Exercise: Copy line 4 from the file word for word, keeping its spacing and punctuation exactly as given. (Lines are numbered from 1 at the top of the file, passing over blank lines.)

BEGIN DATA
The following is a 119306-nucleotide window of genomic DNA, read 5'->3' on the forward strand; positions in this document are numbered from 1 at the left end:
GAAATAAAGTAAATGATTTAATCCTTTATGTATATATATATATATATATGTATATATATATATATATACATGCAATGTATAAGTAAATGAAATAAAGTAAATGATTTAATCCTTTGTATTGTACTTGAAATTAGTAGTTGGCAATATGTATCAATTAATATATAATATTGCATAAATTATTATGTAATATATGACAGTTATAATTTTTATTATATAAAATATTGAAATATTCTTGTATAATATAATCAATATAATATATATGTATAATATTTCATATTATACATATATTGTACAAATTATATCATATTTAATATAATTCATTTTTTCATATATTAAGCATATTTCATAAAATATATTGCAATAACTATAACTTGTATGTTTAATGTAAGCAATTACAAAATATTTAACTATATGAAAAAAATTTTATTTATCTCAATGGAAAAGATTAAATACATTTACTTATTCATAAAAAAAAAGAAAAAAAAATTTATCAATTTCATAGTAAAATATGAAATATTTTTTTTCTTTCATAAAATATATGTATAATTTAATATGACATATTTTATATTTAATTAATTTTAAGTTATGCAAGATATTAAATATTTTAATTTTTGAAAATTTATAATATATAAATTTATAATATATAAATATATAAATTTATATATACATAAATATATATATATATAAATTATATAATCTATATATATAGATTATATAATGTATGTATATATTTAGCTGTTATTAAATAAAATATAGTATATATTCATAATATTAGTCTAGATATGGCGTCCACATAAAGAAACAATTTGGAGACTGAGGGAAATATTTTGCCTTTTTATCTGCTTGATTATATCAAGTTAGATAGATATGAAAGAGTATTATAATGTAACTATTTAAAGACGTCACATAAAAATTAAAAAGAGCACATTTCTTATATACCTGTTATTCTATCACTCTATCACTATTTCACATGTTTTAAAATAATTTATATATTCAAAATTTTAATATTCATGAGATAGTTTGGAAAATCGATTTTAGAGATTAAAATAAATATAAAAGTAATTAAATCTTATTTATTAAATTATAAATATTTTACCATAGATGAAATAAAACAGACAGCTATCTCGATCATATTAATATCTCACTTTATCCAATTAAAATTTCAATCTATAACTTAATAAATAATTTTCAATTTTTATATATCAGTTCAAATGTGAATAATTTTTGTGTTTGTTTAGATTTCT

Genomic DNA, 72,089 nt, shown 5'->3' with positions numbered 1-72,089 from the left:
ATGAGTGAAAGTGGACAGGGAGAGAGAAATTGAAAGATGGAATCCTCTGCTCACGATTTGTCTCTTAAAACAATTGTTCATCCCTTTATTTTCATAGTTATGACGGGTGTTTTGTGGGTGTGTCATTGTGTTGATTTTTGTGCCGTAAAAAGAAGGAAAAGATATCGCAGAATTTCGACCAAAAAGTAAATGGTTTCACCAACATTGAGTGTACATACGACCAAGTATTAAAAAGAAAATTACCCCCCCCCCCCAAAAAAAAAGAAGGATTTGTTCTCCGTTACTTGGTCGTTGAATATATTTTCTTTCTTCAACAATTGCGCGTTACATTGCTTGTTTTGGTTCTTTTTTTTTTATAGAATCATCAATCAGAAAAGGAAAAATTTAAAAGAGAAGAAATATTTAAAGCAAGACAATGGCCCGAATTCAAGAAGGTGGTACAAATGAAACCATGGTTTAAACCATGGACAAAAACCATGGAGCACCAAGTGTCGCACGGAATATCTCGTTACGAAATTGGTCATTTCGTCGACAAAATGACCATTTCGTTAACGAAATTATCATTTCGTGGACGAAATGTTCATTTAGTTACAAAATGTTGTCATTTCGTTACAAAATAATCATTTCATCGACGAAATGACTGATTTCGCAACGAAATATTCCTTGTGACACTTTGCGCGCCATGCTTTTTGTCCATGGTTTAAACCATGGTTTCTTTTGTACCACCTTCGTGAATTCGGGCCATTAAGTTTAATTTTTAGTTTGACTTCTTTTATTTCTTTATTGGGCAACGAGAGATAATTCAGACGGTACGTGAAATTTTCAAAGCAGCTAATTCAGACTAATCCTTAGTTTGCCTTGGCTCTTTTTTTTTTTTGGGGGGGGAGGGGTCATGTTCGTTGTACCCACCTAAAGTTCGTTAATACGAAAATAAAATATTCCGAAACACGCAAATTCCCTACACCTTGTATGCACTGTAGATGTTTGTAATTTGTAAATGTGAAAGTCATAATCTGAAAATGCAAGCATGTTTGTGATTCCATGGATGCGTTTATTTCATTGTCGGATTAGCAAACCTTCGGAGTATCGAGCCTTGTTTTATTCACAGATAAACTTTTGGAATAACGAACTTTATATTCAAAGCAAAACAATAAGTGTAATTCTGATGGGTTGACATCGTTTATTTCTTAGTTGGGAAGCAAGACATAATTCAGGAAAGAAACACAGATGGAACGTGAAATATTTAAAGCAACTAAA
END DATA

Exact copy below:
ATGAGTGAAAGTGGACAGGGAGAGAGAAATTGAAAGATGGAATCCTCTGCTCACGATTTGTCTCTTAAAACAATTGTTCATCCCTTTATTTTCATAGTTATGACGGGTGTTTTGTGGGTGTGTCATTGTGTTGATTTTTGTGCCGTAAAAAGAAGGAAAAGATATCGCAGAATTTCGACCAAAAAGTAAATGGTTTCACCAACATTGAGTGTACATACGACCAAGTATTAAAAAGAAAATTACCCCCCCCCCCCAAAAAAAAAGAAGGATTTGTTCTCCGTTACTTGGTCGTTGAATATATTTTCTTTCTTCAACAATTGCGCGTTACATTGCTTGTTTTGGTTCTTTTTTTTTTATAGAATCATCAATCAGAAAAGGAAAAATTTAAAAGAGAAGAAATATTTAAAGCAAGACAATGGCCCGAATTCAAGAAGGTGGTACAAATGAAACCATGGTTTAAACCATGGACAAAAACCATGGAGCACCAAGTGTCGCACGGAATATCTCGTTACGAAATTGGTCATTTCGTCGACAAAATGACCATTTCGTTAACGAAATTATCATTTCGTGGACGAAATGTTCATTTAGTTACAAAATGTTGTCATTTCGTTACAAAATAATCATTTCATCGACGAAATGACTGATTTCGCAACGAAATATTCCTTGTGACACTTTGCGCGCCATGCTTTTTGTCCATGGTTTAAACCATGGTTTCTTTTGTACCACCTTCGTGAATTCGGGCCATTAAGTTTAATTTTTAGTTTGACTTCTTTTATTTCTTTATTGGGCAACGAGAGATAATTCAGACGGTACGTGAAATTTTCAAAGCAGCTAATTCAGACTAATCCTTAGTTTGCCTTGGCTCTTTTTTTTTTTTGGGGGGGGAGGGGTCATGTTCGTTGTACCCACCTAAAGTTCGTTAATACGAAAATAAAATATTCCGAAACACGCAAATTCCCTACACCTTGTATGCACTGTAGATGTTTGTAATTTGTAAATGTGAAAGTCATAATCTGAAAATGCAAGCATGTTTGTGATTCCATGGATGCGTTTATTTCATTGTCGGATTAGCAAACCTTCGGAGTATCGAGCCTTGTTTTATTCACAGATAAACTTTTGGAATAACGAACTTTATATTCAAAGCAAAACAATAAGTGTAATTCTGATGGGTTGACATCGTTTATTTCTTAGTTGGGAAGCAAGACATAATTCAGGAAAGAAACACAGATGGAACGTGAAATATTTAAAGCAACTAAA